I remembered vaguely what happened next, the screaming that followed his later visit. The accusations on made against me I claimed, received my punishment. I arrived to hayloft way over midnight and laid there for hours in silence, staring at the wall.
The next day went in haze too. I hadn’t slept not single hour, yet I felt stern enough to continue with the linen cloth I was weaving. I put little attention in people around me and hoped they’ll do the same. Not so much that I felt sorry what happened – gods know, I did – but because I had nothing left to focus my eyes with. At least they didn’t hurt anymore. The swelling had pulled back a little, only to give passage to new tears thus new swelling. I didn’t rub the eyes, but they still hurt.
They baked the bread that day. This was the only cheerful hours, filled with sweet mouthwatering smell and when you tasted the bread with butter it felt like heaven. I had started the dough few days earlier, though I wasn’t so sure I needed the bread for the wedding feast any more, but I did it anyway not to warn my parents off, who had no knowledge of what was going on. I hadn’t touched the dough after hearing his verdict to make sure the bread stays good filled with only good dreams. Tears are not good for the bread I knew. But it was good to taste my own first loaf.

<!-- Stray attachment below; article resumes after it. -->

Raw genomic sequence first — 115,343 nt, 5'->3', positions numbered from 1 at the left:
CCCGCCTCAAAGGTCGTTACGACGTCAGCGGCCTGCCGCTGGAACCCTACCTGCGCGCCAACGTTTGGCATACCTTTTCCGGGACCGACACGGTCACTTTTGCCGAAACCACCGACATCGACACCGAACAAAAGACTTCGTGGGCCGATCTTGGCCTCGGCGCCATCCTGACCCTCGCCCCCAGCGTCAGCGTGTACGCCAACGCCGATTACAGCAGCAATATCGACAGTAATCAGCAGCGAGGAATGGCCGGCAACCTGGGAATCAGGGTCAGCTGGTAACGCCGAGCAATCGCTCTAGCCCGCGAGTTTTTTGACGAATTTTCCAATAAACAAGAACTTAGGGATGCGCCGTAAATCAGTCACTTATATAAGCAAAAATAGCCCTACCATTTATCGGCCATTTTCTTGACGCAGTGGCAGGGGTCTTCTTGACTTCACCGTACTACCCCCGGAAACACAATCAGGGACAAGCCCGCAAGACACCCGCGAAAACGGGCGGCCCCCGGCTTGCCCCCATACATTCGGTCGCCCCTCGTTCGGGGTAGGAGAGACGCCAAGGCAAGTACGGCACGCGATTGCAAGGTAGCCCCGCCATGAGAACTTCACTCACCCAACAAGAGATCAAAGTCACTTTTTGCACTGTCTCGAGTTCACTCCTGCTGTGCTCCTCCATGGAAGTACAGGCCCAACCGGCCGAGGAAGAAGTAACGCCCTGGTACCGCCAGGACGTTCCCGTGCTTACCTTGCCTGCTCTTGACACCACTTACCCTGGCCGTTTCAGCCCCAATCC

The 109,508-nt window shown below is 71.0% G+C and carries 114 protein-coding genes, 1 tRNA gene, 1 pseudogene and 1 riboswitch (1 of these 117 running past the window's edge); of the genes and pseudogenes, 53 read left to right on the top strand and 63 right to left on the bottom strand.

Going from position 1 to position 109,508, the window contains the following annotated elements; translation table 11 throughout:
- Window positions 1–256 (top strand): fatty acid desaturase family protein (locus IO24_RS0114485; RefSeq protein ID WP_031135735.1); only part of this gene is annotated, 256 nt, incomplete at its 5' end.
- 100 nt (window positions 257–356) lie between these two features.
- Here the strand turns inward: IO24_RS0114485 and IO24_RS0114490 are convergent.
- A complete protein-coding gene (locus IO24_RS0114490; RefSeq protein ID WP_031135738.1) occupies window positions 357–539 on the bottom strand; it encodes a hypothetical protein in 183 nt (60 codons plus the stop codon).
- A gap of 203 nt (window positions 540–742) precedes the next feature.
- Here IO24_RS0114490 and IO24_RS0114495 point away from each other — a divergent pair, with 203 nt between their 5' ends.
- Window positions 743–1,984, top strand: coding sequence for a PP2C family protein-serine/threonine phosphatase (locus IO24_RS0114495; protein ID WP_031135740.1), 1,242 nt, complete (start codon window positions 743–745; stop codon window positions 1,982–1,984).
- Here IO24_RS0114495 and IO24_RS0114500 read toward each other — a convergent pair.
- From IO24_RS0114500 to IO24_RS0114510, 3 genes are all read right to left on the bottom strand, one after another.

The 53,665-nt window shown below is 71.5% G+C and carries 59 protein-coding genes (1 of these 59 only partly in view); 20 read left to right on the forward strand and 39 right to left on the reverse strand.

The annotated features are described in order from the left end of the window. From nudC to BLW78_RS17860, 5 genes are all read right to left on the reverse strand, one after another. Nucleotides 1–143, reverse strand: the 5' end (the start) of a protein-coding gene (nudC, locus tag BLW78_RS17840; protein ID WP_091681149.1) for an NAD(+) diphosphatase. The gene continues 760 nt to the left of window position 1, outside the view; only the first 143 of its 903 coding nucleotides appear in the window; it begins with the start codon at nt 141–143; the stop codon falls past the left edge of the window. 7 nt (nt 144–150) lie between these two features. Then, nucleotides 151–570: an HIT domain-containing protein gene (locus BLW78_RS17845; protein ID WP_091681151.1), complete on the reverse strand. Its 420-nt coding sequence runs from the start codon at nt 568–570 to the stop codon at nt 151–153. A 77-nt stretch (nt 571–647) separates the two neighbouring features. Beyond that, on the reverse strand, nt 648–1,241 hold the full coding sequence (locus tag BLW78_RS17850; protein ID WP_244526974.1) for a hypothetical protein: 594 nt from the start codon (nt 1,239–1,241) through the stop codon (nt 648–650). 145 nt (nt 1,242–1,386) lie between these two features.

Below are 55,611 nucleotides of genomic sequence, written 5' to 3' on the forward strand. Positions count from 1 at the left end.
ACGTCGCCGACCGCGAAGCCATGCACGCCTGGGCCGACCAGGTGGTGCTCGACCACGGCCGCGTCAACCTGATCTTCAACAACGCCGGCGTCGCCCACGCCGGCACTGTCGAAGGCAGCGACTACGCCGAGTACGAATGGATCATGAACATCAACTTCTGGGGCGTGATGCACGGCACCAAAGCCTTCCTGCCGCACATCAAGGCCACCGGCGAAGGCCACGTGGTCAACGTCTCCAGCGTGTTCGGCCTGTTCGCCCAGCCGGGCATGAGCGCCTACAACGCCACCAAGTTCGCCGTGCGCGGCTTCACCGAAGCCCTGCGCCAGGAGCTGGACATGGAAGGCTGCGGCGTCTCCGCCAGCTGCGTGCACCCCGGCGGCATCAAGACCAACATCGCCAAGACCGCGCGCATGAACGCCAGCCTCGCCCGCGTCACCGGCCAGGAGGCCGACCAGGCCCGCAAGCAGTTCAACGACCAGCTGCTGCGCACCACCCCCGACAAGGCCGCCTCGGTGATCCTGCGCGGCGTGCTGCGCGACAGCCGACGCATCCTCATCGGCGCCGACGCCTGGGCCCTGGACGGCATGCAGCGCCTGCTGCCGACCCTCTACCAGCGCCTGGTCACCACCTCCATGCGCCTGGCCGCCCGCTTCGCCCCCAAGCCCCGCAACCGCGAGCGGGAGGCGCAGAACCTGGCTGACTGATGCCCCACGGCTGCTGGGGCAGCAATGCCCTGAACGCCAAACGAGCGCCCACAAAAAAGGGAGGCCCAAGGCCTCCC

At some point mom came, holding a cup with some bitter drink and ordered me to drink it. She said it will help me sleep and I gulped it in, heading straight to the hayloft. I hardly managed to pull myself up when indeed my head started buzzing from bees I couldn’t see and my limbs became numb.
My eyes staid open for a while, though the rest of the body already slept. From one knothole I had a good view on how a swallow came and went, still bringing food to his offspring.
“They have a good stamina” I noted sadly and closed my eyes, feeling my neck get heavy. Swallows brought luck to the house. Mother believed it and horsewhipped us hard when she discovered one of the nests had been destroyed by an accidental stone meant to scare the owl away, but mom showed no pity for good deed and whipped us all anyway. If not for now, she said grimly, then to prevent what we might do later in our life.